Top Five Tuesday — Top Five U2 Songs (Reprise)

The rock world is buzzing with U2’s new song Invisible, released for free on iTunes on Super Bowl night.  You can read about it here.

Do they take themselves too seriously?  Yes.  Does it sometimes take one transcendent song to rescue an otherwise mundane album (like the way Magnificent delivers No Line On The Horizon)?  Yes.  Does their ambiguity regarding faith frustrate those of us who are Apostle’s Creed-certain?  Yes.

But all that aside, when it comes to emotion-pulling, adrenaline-racing, goose-bump-generating anthemic rock, are they the best band in the world?  Yes.

With that in mind — and with the looming release of an album-full of songs to accompany Invisible — I thought it time to revisit a post from 2010 in which I count down my top five favorite U2 songs:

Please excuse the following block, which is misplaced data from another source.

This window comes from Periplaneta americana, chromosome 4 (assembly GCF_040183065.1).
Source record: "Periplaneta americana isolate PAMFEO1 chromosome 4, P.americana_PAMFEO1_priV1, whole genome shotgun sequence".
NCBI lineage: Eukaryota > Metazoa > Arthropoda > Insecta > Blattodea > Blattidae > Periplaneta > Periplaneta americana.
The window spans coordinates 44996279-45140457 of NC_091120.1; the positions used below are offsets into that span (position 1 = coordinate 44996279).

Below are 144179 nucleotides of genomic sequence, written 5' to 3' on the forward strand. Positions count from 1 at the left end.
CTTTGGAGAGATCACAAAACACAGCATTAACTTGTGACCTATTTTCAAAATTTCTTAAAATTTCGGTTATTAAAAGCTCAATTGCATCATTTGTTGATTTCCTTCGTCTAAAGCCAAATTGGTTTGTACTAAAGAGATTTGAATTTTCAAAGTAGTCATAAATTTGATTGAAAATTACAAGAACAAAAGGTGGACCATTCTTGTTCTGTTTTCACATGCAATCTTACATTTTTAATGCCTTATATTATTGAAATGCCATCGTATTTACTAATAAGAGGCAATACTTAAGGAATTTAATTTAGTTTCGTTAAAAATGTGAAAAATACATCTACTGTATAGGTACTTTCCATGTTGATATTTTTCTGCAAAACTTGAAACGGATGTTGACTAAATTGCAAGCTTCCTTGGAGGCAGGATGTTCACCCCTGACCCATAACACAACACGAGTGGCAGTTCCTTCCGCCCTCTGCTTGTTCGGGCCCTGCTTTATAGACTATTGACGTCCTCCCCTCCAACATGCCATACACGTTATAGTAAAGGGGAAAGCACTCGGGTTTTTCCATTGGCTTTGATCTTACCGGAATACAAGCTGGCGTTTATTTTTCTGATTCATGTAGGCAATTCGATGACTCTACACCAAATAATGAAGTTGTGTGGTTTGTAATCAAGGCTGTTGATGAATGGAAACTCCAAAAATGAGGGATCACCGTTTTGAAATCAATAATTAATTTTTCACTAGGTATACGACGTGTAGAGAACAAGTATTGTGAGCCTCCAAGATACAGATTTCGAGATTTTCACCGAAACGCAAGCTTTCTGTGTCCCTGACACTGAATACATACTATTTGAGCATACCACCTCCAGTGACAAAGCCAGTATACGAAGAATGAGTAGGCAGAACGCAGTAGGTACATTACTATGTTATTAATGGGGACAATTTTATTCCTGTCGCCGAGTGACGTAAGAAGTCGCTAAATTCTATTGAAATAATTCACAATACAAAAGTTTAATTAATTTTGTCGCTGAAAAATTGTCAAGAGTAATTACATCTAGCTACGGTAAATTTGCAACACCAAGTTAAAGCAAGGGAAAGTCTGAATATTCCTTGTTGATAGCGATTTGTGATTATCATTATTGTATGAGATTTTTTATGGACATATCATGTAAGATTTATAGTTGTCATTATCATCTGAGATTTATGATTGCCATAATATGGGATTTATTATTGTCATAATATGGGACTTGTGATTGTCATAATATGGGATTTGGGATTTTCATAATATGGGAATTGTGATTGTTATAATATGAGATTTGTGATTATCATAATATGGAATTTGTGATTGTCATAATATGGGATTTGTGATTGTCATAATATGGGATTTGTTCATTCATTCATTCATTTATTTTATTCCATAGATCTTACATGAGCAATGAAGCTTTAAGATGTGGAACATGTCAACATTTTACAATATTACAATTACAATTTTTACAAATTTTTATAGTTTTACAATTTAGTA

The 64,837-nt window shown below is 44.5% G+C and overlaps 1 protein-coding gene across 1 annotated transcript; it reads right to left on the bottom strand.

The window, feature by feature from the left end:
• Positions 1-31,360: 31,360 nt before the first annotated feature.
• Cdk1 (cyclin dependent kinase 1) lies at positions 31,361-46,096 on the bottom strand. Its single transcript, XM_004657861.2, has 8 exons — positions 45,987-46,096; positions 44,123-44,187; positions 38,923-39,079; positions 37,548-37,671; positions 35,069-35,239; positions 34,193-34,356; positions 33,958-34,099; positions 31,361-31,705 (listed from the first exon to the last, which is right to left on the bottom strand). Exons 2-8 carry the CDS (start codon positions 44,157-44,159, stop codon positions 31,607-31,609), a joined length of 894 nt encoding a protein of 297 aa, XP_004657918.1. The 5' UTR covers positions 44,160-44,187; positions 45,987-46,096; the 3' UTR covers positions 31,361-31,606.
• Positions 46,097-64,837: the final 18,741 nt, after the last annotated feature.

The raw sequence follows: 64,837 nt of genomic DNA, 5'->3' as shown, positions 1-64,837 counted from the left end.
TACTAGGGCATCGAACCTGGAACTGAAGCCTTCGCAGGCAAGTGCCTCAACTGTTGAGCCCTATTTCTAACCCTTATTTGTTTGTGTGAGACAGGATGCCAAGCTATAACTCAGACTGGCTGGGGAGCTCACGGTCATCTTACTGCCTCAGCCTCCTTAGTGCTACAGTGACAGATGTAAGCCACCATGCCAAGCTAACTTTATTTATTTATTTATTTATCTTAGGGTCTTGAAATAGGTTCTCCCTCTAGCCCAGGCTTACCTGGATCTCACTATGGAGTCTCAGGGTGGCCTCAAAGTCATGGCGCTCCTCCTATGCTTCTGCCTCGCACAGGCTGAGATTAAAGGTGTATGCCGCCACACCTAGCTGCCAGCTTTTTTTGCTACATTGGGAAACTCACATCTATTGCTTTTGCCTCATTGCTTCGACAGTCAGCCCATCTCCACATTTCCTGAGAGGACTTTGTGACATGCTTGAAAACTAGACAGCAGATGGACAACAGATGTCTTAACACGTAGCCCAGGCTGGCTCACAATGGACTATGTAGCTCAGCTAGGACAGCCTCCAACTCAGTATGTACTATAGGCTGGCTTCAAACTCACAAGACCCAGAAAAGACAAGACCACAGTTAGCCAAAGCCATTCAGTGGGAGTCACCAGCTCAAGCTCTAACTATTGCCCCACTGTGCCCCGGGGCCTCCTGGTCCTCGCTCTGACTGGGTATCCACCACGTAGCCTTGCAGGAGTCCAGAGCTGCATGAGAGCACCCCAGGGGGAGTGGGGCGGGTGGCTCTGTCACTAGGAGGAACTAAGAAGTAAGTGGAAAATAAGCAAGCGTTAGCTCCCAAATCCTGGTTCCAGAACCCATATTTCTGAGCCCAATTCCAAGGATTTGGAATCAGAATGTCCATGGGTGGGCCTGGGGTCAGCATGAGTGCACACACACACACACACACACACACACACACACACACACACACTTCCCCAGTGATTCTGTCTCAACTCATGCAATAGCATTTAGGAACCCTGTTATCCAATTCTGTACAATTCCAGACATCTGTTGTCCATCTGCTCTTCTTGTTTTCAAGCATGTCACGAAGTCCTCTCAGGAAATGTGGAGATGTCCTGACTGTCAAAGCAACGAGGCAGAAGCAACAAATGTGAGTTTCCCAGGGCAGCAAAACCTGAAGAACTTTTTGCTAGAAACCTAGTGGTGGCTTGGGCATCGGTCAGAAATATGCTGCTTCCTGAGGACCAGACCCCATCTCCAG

I admit it: I’m a fan.

I remember first hearing U2 on the Philadelphia station WMMR (93.3 on your dial)in 1984. It seemed like that station played “Bad” every 30 minutes or so.

Three things have always stood out for me in U2’s music: 1) The sonic power of Bono’s voice; 2) the eery landscapes of the Edge’s lead guitar; and 3) the spiritual longing at the center of most of the lyrics.

So here they are . . . more than 30 years of songs distilled into my five favorites.

5. Hawkmoon 269. A forgotten song lost in the middle of a much-reviled album, Rattle & Hum. But I love it all from first chords to final howls.


4. One. Simply, painfully, beautiful.


3. Beautiful Day. When I first heard it in 2001, I thought, “oh, that’s OK.” But isn’t that the measure of a great song — it sounds better now than when first released?


2. I Still Haven’t Found What I’m Looking For. The gospel-choir version from Rattle & Hum is especially moving.  But a rendition of it with Bruce Springsteen isn’t half-bad, either.


1. Where The Streets Have No Name. Someone is doing this one at my funeral. I hope people will still know how to play it in 60 years. How about this Super Bowl Halftime version of it, just four months after the 9/11 attacks?